Let $\Sigma$ be a set of $L$-sentences and let $\sigma$ be an $L$-sentence. Assume $\Sigma\vdash_L\sigma$ (in the calculus $\mathcal{C}_1$ of first order logic without equality). Prove that there is a deduction of $\sigma$ from $\Sigma$ in $\mathcal{C}_1$ consisting in $L$-sentences.

I have the idea quite clear, but writing it is proving more difficult than expected (It might be not that clear then... or I'm just complicating myself)

Some context Recall that a $L$-sentence is a formula with no free variable. The axioms for $\mathcal{C}_1$ are

  1. $(\varphi \rightarrow (\psi\rightarrow\varphi))$
  2. $(\varphi \rightarrow (\psi\rightarrow\chi)) \rightarrow ((\varphi\rightarrow\psi) \rightarrow (\varphi\rightarrow\chi))$
  3. $((\neg\varphi\rightarrow\neg\psi)\rightarrow ((\neg\varphi\rightarrow\neg\psi)\rightarrow\varphi))$
  4. $\forall x\varphi \rightarrow \varphi\binom{x}{t}$, with $t$ freely substitutable for $x$ in $\varphi$
  5. $\forall x \ (\varphi\rightarrow \psi) \rightarrow (\forall x \varphi \rightarrow\forall x \psi)$
  6. $(\varphi \rightarrow \forall x \varphi)$ with $x$ not free in $\varphi$

And we also have $MP$ (Modus Ponen) \begin{array}{l} (\varphi\rightarrow \psi)\\ \varphi\\ \hline \psi \end{array}

Axioms 1 to 3 are from $\mathcal{C_0}$

My though Because $\Sigma\vdash_L\sigma$, then there exist a dedution of $\sigma$ from $\Sigma$ $$ D :\left\{ \begin{array}{cl} \varphi_1\\ \varphi_2\\ \vdots\\ \varphi_n &= \sigma \end{array}\right.$$ With every $\varphi_i$ is either an element of $\Sigma$, an axiom of $\mathcal{C}_1$ or obtained by MP from the previous formulas.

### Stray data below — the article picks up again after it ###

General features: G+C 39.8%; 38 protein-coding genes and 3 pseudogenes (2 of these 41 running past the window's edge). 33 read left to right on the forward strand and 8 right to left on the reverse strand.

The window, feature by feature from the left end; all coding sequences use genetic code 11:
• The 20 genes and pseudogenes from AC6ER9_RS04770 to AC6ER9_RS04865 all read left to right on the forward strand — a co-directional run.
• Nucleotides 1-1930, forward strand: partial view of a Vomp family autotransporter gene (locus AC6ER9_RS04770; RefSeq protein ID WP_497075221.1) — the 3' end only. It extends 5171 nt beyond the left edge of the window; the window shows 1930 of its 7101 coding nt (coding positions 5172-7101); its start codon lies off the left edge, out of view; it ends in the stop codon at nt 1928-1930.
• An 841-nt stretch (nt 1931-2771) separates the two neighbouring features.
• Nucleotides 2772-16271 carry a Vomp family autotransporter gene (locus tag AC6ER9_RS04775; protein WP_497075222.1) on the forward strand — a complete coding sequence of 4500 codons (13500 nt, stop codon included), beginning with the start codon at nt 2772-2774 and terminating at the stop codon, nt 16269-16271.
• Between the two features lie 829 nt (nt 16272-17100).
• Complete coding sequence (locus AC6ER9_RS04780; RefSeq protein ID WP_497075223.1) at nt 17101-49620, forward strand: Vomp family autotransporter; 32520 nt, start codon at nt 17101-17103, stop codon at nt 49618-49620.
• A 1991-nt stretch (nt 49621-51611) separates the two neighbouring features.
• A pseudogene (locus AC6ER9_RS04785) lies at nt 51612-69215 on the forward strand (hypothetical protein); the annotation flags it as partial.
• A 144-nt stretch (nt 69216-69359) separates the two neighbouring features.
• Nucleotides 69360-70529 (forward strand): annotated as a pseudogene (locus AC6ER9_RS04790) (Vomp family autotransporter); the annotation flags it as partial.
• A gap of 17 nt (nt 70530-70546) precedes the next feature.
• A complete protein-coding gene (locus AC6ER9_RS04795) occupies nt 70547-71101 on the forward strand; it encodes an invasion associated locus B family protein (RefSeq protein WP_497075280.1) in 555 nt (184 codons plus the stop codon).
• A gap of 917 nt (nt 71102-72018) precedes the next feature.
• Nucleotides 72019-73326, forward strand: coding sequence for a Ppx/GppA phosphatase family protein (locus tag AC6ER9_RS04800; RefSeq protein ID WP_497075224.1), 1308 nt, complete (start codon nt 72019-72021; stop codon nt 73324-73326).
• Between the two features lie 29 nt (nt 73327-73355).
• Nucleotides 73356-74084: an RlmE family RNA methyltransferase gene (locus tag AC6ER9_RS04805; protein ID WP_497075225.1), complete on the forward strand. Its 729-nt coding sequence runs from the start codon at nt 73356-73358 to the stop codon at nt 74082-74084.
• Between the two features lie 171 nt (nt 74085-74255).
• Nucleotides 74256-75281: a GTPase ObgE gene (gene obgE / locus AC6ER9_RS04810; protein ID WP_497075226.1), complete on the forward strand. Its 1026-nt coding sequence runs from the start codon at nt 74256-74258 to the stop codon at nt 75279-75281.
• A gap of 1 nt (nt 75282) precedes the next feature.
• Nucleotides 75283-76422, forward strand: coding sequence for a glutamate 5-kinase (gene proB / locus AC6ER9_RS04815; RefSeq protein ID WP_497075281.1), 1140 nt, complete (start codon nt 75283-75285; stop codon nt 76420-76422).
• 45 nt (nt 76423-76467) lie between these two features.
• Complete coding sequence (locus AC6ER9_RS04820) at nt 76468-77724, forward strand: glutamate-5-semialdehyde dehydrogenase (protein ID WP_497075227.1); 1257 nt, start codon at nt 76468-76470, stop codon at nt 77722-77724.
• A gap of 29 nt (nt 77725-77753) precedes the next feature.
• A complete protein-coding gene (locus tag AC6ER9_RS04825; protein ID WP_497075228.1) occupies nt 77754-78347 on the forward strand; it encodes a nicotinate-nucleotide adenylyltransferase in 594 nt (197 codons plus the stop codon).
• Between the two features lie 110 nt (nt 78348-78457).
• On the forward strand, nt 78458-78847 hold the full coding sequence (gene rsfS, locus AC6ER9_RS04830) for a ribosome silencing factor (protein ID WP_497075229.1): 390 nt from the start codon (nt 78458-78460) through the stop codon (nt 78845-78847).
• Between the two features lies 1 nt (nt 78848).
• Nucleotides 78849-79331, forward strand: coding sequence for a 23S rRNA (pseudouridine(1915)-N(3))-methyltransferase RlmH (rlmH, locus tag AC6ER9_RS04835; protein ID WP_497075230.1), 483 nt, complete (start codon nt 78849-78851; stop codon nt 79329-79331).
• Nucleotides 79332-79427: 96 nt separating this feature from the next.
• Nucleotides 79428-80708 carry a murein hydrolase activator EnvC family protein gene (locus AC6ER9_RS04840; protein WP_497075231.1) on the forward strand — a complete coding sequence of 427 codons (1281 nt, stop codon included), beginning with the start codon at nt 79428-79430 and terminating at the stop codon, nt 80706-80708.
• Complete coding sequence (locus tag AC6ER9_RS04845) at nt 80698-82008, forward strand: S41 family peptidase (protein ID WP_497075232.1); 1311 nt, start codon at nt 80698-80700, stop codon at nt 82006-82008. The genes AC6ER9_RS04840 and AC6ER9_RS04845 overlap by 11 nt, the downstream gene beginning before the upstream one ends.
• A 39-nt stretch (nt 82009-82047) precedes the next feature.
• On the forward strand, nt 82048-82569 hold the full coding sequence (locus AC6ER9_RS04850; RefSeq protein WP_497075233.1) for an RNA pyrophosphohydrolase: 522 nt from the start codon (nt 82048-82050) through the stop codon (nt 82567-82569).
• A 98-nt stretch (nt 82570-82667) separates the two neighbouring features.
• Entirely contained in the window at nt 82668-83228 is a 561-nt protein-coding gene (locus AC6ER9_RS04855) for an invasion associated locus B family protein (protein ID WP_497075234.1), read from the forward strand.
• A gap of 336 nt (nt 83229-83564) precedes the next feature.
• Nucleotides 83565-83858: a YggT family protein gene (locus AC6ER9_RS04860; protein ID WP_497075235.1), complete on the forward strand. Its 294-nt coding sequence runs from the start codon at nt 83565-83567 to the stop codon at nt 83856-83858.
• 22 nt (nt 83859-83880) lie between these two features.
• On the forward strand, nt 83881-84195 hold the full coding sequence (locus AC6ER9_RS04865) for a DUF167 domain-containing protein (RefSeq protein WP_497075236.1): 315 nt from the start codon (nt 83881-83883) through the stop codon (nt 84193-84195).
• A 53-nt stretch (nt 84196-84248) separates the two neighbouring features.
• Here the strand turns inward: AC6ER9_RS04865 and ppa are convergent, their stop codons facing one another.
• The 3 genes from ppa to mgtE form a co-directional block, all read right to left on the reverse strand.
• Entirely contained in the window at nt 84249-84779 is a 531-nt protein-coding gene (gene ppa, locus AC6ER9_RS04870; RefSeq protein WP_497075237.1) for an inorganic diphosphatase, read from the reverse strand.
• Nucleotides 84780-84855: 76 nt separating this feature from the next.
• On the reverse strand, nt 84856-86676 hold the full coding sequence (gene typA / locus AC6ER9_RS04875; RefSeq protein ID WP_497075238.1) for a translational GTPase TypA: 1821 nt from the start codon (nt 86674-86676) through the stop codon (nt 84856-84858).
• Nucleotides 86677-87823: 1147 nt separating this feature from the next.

Suppose first that no axioms are necessary for the deduction. Then necessarily, $\varphi_1\in\Sigma$ $L$-sentence. We can reason by induction : Suppose that true for all $i-1$. look at $\varphi_i$,

  • if it is from $\Sigma$ then we're done
  • if it is from $MP$, then there exist $a<i$ and $b<i$ such that $\varphi_a$ is $(\varphi_b\rightarrow\varphi_i)$. By induction $\varphi_a$ and $\varphi_b$ are sentences. hence $\varphi_i$ must be too. It need some writing but the idea is here.

The issue arises with axioms. Axioms 1 to 3 are quantifier free, so I guess that they cannot introduce free variables. With the same idea, Axioms 5 and 6 cannot introduce free variable in the deduction. Axioms 4 could, but then because are last formule $\sigma$ is a sentence, I guess that there would be no way to get "rid of it"...

I'm not sure on how to redact this last part, the whole block regarding the introduction of axioms. If someone can help or direct me to some source. Thanks



The proof is by induction on the derivation $D$, considering the fact that in it we may have only a finite number of variables $y_1, \ldots, y_n$ that have free occurrences in formulas.

We need new distinct constant symbols $c_1, \ldots, c_n$ that never appear in $D$ and we replace each term $t$ in $D$ by $t' := t[y_i/c_i]$ and each formula $\theta$ in $D$ by $\theta ' := \theta [y_i/c_i]$.

What we get, is a new derivation $D'$ with the desired property.

The base step is straightforwrd (as you noted) for all axioms except one; the induction step is also obvious, because the only inference rule : Modus Ponens, does not modify sentences.

The only point to be carefully checked is (Ax.4) : $∀xφ → φ[x/t]$, with $t$ freely substitutable for $x$ in $φ$.

We have to check that the above defined transformation does not "invalidate" the axiom, i.e. that

$(∀xφ → φ[x/t])' := ∀xφ' → φ'[x/t']$, where $t'$ is freely substitutable for $x$ in $φ'$.

Now, $x$ cannot be one of $y_1,\ldots,y_n$, because $x$ is neither free in $(∀xφ)$ nor in $φ[x/t]$.

Thus we have that $(∀xφ)' := ∀xφ'$ and $(φ[x/t])':= φ'[x/t']$.

We have only to check that $t'$ is freely substitutable for $x$ in $φ'$.


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